A Finer Fruit Heights

logo

03/30/2017

Residents of the commuter community of Fruit Heights are facing a modern day “David vs Goliath” story. The upcoming UDOT US -89 Project will further separate the “City of Good Neighbors”, by converting US 89 into a mini I-15. Residents are asking “what is the precedent for bisecting a residential community with an expressway?” Riding on the momentum of other communities who have had recent success in stopping big government from rolling over the greater interest of residents, like Better Bountiful and their rally for “No New City Hall”, residents of Fruit Heights are just beginning their stand.

Currently the new expressway calls for removing most of the access points, greatly complicating things for residents who currently live near and access US-89. Residents from Farmington to South Weber have had a great number of access points until summer 2016 when some access points were removed in preparation for the new project. The UDOT plan calls for further limitations by removing all those access points and replacing them with at least 4 interchanges, causing impact to property values and major disruption to residents along the 11 mile future expressway. Fruit Heights will have HWY 89 raised above the current grade, putting a great burden on the corridor’s smallest community.

Fruit Height’s City Council strongly supports UDOT’s plans in spite of their constituents’ calls for more logical thought and consideration of impact to residents.  Fruit Heights residents are feeling frustrated by their City Council’s lack of communication and listening to their concerns.  Heather Bodily, a concerned resident, states, “There are many issues facing the city with the proposed construction for US-89 and certain pieces of this intricate puzzle are important to different residents, but I think we all agree that this proposed project is creating detrimental polarization of our beautiful community.”

The proposed 25-foot-high overpass of US-89 over Nicholls Road is the largest and most devastating feature of the project for homeowners living at and near that intersection.  Rachel Bergeson, one of the most affected residents says “If it wasn’t bad enough that this project calls for the closing of access to 89 at Nicholls Rd, the plan also calls for putting a huge concrete wall in my backyard and the yard of my immediate neighbors!”

Facing what residents are calling a “lack of representation by their elected local government officials”, they have joined together to create a community action committee called A Finer Fruit Heights.  The group includes citizens from various parts of the city.  A Finer Fruit Heights stands to challenge the city council and UDOT with thought and logic on the impacts this project has on the entire community.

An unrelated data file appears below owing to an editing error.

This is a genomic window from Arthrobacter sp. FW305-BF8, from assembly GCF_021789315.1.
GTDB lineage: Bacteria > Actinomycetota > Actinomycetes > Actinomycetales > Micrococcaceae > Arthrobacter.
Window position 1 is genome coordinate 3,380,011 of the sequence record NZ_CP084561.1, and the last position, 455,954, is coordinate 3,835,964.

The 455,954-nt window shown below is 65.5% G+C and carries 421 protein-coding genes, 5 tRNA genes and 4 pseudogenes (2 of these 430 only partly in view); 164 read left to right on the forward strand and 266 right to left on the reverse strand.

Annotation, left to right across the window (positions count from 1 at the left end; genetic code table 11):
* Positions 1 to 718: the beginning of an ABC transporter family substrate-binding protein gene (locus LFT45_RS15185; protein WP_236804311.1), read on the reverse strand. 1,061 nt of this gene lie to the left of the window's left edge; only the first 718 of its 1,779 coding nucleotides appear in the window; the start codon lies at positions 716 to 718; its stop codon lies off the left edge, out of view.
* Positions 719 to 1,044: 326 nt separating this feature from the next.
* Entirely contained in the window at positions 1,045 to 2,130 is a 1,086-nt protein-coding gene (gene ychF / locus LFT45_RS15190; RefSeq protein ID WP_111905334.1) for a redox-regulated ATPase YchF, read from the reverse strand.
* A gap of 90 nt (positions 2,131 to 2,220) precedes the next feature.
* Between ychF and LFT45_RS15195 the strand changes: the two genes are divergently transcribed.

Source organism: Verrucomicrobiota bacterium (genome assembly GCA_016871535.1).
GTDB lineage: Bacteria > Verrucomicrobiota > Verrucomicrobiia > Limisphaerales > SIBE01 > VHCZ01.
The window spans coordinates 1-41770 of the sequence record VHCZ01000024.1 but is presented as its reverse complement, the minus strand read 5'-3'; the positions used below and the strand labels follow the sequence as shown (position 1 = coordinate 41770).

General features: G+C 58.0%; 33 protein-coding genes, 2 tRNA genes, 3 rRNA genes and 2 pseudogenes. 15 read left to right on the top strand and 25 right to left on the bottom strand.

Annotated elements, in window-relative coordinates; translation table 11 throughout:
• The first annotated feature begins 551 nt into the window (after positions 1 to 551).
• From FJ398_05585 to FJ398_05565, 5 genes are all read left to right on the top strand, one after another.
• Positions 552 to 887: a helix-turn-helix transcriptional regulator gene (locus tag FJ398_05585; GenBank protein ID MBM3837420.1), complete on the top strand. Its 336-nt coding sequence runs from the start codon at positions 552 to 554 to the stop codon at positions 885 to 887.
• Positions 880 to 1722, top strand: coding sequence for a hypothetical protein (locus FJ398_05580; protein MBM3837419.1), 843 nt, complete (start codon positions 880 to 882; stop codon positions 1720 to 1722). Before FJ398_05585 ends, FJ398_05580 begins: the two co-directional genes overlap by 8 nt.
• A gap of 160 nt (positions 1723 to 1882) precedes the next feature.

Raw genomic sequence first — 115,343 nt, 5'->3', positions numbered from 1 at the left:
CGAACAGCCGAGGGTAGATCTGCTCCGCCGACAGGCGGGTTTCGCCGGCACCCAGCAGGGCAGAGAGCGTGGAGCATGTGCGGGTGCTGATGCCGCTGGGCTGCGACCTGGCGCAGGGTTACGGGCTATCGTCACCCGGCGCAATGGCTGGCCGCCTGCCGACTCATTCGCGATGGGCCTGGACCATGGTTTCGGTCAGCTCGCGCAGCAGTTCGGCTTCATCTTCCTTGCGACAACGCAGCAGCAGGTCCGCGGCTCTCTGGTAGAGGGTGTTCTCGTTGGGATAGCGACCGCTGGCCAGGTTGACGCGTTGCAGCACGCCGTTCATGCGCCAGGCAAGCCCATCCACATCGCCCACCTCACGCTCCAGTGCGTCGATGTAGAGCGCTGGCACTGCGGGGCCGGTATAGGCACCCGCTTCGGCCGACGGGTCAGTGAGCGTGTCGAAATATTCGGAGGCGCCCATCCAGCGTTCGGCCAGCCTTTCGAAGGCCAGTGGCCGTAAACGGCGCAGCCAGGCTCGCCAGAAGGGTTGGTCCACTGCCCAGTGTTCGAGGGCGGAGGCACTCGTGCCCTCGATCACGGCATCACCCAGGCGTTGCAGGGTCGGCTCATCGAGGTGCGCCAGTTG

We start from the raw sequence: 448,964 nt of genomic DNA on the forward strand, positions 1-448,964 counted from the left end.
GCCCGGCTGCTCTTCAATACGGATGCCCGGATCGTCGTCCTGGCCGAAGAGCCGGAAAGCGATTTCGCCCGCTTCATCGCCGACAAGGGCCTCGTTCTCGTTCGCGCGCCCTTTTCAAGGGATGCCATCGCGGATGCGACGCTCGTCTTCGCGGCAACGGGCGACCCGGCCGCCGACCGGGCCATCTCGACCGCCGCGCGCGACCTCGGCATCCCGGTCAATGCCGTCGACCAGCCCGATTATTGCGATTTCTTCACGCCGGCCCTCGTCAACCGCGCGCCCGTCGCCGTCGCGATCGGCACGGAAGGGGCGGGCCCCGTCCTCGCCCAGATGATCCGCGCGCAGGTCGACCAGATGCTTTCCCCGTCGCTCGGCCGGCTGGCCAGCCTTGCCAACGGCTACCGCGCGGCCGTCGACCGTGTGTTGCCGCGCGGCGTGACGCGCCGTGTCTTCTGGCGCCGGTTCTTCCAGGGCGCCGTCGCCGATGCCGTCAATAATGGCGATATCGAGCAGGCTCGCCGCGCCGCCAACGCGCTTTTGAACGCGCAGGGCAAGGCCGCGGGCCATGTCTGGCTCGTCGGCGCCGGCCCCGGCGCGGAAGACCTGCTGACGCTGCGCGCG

“The need for the group arose from the frustration we and our neighbors are feeling regarding this UDOT US-89 Project encompassing Farmington, Fruit Heights, Kaysville, Layton and South Weber County.  We’re going to our city council and being told ‘This is not a democracy’.   We can’t help but feel that there are forces lurking behind the scenes on this project.  We simply want more transparency and the opportunity to see the data prior to any absolute determination being made”, said a spokesperson for the group.

In fact the group, A Finer Fruit Heights, has already achieved what they are calling a small victory.  Group member John Pohlman, “We have been able to meet with the Project Manager for UDOT on this Project and they are willing to come to the table to hear and discuss our issues.”  Tonight there will be a UDOT Public Information Meeting held on March 30th from 6-7:30 p.m. for the US-89 Nicholls Crossing Project at the Farmington Community Center (120 Main St).

An email invitation with more details was sent to all of those that had previously provided their email address for the project to date. UDOT is also coordinating with the City to communicate the meeting information. “Please feel free to contact adeslis@utah.gov with any questions or to be added to the email notice.” –  Amalia Andrews, UDOT Consultant Public Information Manager
A Finer Fruit Heights feel that they have been given no choice but to become a formally organized group.  Their mission is “Protecting the City of Good Neighbors” and bringing attention to issues important to all city residents–not just what City Council wants. The group spokesperson went on to say,” There are many issues facing this project and though all may not be important to some, when added together the issues effect ALL the residents of Fruit Heights.”

“Fruit Heights City Council insists that the proposed overpass is positive for the city as a whole.  As I add it up, the cons dramatically outweigh the pros for most residents. So I have to wonder, just who really is the benefactor of this project?” asks group member, Amy Canter.

Resident and group member Kristi Bybee stated, “NO OVERPASS! I think that the more people become familiar with the issues we’re facing by separating our great community of close neighbors, they can see that cutting our city in half with a major expressway is going to have long lasting effects on our community. All we ask is that this be done with the foresight and best practice of doing what is right because it is right!”

 A Finer Fruit Heights is asking all the residents of their community to join them in their discussion on Facebook as well as on their website www.FinerFruitHeights.us

 

 

 

 

Advertisements